The fresh start in consumer bankruptcy

Over-indebtedness is only marginally mentioned in the provisions of the Consumer Credit Directive. However, in Member States, new legal mechanisms are being explored to free over-indebted consumers from high debt obligations. While this can be a socially desirable objective, it is clear that the interests of creditors have to be taken into account. Consumer bankruptcy has become a topical issue in the wake of the financial crisis, which has led to a marked increase in bankruptcy filings.[1]

The consumer bankruptcy discharge approach is historically part of US bankruptcy law, established by the American Federal Bankruptcy Act (1898).[2] This bankruptcy model aims to provide the debtor with the possibility of a ‘fresh start’ by terminating most of the debts existing at the time of filing in a relatively short period and to ensure that creditors are repaid to the extent that the debtor has the financial means available.[3]

The US bankruptcy law has been modified several times, most recently by the ‘Bankruptcy Abuse Prevention and Consumer Protection Act’ (BAPCPA) of 2005. This Act had been influenced by lenders lobbying for a less debtor-friendly bankruptcy law, in reaction to a significant growth of bankruptcy filings. Accordingly, the Act increased the costs of filing and introduced, in general, less favourable conditions for debtors, which are likely to reduce the requests for bankruptcy procedures.[4] Previous to BAPCPA, individuals could decide between two key bankruptcy procedures (Chapter 7 or13 ofthe US Bankruptcy Code). The option of Chapter 7 offered a quick discharge and the debtors only had to repay from their assets above an exemption level, whereas the income received after the bankruptcy remained untouched. This type of procedure was chosen for a majority of consumer bankruptcies.[5] On the other hand, the option under Chapter 13 required debtors to repay part of their debt using their income, over a longer duration (three to five years), but exempted their assets. Debtors who wished to choose this type of procedure needed to have a regular income and their debt should remain within a specific limit.[6]

Alter the adoption of BAPCPA, both types of procedure remain applicable. However, debtors can no longer choose between the two options offered under Chapters 7 and 13. Instead, in order to qualify for the procedure under Chapter 7, debtors have to show that their incomes are below a specific threshold. Otherwise, they fall under the procedure in Chapter 13.[7] Moreover, under Chapter 13 debtors can no longer propose their own repayment plans, but a new ‘means test’ establishes the amount to pay from their income.[8] Finally, among other changes, the bankruptcy costs have been increased and the minimum time between bankruptcy filing lengthened, so that the new legal regime has generally become more burdensome for the debtor.[8] Despite these changes, according to some experts, the US bankruptcy system remains still debtor-favourable in comparison to the regimes offered by a majority of EU countries in this field.[10]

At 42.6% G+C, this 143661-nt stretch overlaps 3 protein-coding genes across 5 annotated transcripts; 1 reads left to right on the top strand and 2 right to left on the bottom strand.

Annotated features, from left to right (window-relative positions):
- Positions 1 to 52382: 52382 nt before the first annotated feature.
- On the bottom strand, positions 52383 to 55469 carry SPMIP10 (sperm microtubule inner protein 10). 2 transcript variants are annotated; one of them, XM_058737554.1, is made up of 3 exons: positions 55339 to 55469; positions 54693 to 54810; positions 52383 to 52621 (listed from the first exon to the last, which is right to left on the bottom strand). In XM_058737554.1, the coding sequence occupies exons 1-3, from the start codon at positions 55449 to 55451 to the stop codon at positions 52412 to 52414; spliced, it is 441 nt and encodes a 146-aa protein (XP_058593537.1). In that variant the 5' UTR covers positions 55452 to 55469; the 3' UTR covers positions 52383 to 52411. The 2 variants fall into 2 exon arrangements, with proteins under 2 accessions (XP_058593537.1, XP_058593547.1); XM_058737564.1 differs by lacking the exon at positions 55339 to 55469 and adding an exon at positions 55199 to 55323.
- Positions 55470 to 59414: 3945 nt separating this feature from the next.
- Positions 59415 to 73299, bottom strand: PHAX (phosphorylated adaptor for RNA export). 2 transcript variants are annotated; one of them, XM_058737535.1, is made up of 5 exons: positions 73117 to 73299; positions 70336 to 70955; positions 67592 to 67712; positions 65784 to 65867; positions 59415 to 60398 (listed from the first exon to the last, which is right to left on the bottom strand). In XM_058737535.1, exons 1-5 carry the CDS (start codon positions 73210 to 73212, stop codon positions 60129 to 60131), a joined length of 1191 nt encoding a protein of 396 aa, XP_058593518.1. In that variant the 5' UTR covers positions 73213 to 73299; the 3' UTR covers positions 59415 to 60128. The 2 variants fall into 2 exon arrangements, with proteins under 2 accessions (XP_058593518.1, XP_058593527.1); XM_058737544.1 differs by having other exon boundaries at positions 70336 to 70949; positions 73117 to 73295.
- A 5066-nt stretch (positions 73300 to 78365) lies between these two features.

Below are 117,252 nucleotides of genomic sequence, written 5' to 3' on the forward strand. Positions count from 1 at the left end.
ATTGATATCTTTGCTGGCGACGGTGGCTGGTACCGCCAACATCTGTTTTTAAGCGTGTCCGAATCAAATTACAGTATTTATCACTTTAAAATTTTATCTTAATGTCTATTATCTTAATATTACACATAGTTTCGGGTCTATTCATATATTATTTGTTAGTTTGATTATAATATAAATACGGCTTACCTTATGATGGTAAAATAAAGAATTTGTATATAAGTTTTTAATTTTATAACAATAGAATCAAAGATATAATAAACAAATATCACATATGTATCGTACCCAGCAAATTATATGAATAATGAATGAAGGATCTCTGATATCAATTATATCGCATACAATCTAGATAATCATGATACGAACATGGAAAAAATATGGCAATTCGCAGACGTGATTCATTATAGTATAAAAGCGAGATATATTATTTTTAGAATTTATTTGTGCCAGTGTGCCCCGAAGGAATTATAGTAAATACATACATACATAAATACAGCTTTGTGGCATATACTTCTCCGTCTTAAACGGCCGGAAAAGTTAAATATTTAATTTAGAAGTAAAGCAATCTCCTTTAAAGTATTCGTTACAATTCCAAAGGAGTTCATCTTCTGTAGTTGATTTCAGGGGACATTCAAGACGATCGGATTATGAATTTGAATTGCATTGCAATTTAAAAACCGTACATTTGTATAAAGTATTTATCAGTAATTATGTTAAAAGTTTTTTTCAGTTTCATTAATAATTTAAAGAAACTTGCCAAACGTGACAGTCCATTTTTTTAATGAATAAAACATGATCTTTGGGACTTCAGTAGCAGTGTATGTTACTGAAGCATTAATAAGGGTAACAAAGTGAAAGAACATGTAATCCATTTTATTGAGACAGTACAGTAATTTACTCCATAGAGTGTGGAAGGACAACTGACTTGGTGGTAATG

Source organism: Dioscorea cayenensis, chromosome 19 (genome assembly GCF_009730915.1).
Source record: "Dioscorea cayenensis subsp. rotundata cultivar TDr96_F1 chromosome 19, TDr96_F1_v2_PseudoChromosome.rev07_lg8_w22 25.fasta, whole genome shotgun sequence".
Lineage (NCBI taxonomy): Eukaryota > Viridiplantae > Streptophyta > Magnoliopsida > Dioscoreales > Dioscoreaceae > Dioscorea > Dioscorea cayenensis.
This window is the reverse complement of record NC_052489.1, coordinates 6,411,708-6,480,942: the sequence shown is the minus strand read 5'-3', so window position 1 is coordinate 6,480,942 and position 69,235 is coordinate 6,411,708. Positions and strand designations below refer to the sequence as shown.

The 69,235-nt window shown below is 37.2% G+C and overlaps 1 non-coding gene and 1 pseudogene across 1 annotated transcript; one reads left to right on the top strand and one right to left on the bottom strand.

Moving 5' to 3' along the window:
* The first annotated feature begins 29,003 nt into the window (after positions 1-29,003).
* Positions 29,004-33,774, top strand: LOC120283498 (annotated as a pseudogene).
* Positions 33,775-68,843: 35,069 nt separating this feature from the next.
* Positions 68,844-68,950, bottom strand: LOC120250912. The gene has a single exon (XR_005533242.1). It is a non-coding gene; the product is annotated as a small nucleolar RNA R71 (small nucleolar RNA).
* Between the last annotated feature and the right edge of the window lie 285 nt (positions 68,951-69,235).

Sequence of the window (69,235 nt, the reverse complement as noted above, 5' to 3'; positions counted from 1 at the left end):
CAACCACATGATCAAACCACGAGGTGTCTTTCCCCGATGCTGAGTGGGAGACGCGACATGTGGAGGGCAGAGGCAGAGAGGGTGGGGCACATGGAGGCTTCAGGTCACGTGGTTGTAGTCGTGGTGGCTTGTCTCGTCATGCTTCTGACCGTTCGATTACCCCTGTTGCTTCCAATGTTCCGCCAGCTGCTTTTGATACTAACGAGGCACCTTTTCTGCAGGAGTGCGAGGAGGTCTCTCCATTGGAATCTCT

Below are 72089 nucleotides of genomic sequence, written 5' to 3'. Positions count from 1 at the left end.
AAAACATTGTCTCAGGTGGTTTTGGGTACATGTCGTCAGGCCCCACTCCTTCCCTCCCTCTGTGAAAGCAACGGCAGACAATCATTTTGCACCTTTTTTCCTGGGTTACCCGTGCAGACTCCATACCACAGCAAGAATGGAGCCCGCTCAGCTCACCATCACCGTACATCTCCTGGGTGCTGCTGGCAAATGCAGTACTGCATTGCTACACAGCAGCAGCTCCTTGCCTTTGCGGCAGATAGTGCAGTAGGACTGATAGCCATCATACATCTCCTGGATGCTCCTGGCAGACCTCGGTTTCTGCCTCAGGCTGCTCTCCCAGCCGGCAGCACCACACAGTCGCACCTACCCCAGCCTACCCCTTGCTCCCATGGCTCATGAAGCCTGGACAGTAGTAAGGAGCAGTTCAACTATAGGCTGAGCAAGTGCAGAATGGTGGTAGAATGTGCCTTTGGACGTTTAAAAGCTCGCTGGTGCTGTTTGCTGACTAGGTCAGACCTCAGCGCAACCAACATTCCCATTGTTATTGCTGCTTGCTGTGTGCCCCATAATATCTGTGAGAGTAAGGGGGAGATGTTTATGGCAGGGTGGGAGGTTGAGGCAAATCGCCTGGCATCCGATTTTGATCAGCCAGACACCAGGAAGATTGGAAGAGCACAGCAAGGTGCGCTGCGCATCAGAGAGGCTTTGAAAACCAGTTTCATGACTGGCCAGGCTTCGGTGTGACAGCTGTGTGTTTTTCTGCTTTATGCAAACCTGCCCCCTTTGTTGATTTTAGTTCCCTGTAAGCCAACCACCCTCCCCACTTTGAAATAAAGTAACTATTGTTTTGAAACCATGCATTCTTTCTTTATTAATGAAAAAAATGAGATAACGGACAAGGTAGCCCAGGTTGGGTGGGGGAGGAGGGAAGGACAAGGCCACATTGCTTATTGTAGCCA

Recent comparative research on bankruptcy regimes in a number ofEuropean countries shows a large variety of models.[11] For example, the UK contains a regime that is, in certain aspects, similar to the US bankruptcy model. The 1986 Insolvency Act in the UK deals with bankruptcy procedures and has subsequently been amended by the Enterprise Act 2002 to modernize insolvency law. A major modification introduced by Part 10 of this Act reduced the required duration before debt discharge from three years to one year.[12] The courts in England and Wales can start the procedure by making a bankruptcy order after a petition by the debtor or creditor has been submitted. As a result, the assets of the bankrupt are managed by a trustee who is responsible for the sale of the assets to pay the creditors and a number of restrictions are placed on the bankrupt debtor. After a period of 12 months debtors are generally discharged from bankruptcy, relieving them from their debts.

In Germany, the Insolvenzordnung Act of 1999 deals with insolvency of both companies and consumers. This Act also provides the possibility of debt relief, however, after a significantly longer period of ‘good conduct’ than in the UK. A debtor can request such a procedure, which starts with an obligatory negotiation period between creditor and debtor and then continues with a settlement before the court.[13] If these phases remain inconclusive the debtor is allowed to request the court for a discharge of residual debt, which may be granted after six years of good conduct and the regular transfer of a determined part of the income to the creditor.[13]